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The reasoning has nothing to do with a performance hit, and never did. The definition of an object as having an isa pointer is an implementation detail, and has been as much since at least Objective-C 2.0 (and conceptually has been for much longer). The Clang compiler folks and Apple, especially the people involved in optimizing the runtime, would like nothing better than to be able to define an object as having whatever internal structure is fastest instead of always maintaining this isa field. The fact that isa exists, the fact that it exists at the start of every object, and that the isa is simply a Class pointer, has always theoretically been subject to change. It hasn't changed up to this point more because of the compatibility break doing so would cause than anything else.

Also, the performance characteristics of object_setClass versus object->isa = blah are a bit of a joke. The CPU is liable to, at the hardware level, optimize out the overhead of the function call long before it ever affects your code. If you're worrying about the number of cycles involved in pushq %rbp; movq %rsp, %rbp; movq %rsi, (%rdi); popq %rbp; ret, you're not in the Objective-C problem domain anymore - you should be working at the C or assembly language levels already if your code is sensitive to a different made by five instructions.

And even all of that aside, there are few good reasons to be setting the class of an object in this fashion to begin with. Why in the world are you doing this, and how is it helpful to you?

Finally, I might add that the Clang team has better things to do than add warnings purely for the sake of dealing with this kind of "performance" "issue". Almost all warnings (not all, but most) mean that you're doing something wrong, even if it happens to work at the moment in the cases you're testing. This code would already break for any object that uses tagged pointers. This is what Xcode is trying to tell you.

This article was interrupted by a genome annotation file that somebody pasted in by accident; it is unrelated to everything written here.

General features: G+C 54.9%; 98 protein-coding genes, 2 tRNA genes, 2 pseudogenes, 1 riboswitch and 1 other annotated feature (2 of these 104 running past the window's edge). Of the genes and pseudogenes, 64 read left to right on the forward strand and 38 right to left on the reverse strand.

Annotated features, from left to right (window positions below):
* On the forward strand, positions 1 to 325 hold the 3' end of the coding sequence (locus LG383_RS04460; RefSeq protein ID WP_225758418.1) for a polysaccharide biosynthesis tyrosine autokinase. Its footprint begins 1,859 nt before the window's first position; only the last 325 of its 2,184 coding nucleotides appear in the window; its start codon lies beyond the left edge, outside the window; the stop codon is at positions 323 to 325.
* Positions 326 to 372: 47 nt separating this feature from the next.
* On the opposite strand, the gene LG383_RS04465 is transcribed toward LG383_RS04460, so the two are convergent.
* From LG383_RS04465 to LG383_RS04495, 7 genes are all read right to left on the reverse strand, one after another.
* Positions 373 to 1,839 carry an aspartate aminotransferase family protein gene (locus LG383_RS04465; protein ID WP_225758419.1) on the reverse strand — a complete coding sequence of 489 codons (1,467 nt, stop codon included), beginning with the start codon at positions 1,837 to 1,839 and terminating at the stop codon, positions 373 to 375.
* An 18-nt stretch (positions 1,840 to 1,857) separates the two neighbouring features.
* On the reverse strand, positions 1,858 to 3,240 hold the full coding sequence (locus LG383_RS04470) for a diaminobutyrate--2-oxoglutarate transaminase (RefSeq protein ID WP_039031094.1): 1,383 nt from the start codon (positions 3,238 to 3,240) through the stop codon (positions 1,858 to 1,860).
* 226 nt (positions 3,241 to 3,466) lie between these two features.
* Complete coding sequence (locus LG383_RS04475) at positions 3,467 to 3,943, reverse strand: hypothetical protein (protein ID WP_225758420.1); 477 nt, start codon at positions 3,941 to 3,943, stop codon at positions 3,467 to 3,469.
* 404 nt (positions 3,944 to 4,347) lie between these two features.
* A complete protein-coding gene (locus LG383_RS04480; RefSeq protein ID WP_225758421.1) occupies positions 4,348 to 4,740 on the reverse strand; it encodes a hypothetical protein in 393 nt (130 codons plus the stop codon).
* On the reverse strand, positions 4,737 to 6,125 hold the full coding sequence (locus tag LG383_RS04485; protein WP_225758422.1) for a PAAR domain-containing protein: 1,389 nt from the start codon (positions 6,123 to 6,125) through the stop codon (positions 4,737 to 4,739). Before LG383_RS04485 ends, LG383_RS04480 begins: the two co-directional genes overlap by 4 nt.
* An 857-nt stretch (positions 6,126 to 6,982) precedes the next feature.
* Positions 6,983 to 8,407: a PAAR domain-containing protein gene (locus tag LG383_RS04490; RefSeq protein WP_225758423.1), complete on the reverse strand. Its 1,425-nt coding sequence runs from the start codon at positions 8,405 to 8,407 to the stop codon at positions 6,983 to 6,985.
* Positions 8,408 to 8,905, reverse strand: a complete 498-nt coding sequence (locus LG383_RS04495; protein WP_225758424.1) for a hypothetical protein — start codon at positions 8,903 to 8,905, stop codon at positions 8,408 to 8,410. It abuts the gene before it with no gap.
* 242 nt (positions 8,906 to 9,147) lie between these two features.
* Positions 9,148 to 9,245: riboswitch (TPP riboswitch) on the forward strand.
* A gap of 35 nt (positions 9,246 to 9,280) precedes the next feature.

Edit: It's been pointed out to me that the question wasn't about the reason for the warning itself, but rather the particular performance characteristics of the function in question. As I mentioned in my answer, the performance hit is so small that if it were relevant to your code, you shouldn't be using Objective-C in the first place. My apologies for misunderstanding the original question.

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Thank you, but I know why Xcode is displaying an error. It was a matter of understanding if using object_setClass() was that much of a performance hit. –  Mike D Feb 20 '13 at 19:44
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Short answer, no, it's not :) Modern CPUs would tend to live-inline such a tiny function if the compiler hadn't done it already, and between branch prediction and instruction pipelining, the lost time is extremely tiny. –  Gwynne Raskind Feb 20 '13 at 19:48
    
@GwynneRaskind still, there can be an overhead just for the reason I explained - it doesn't mean there is nor that it's significant (you know if someone hates premature optimization, that's me), but still. –  user529758 Feb 21 '13 at 5:42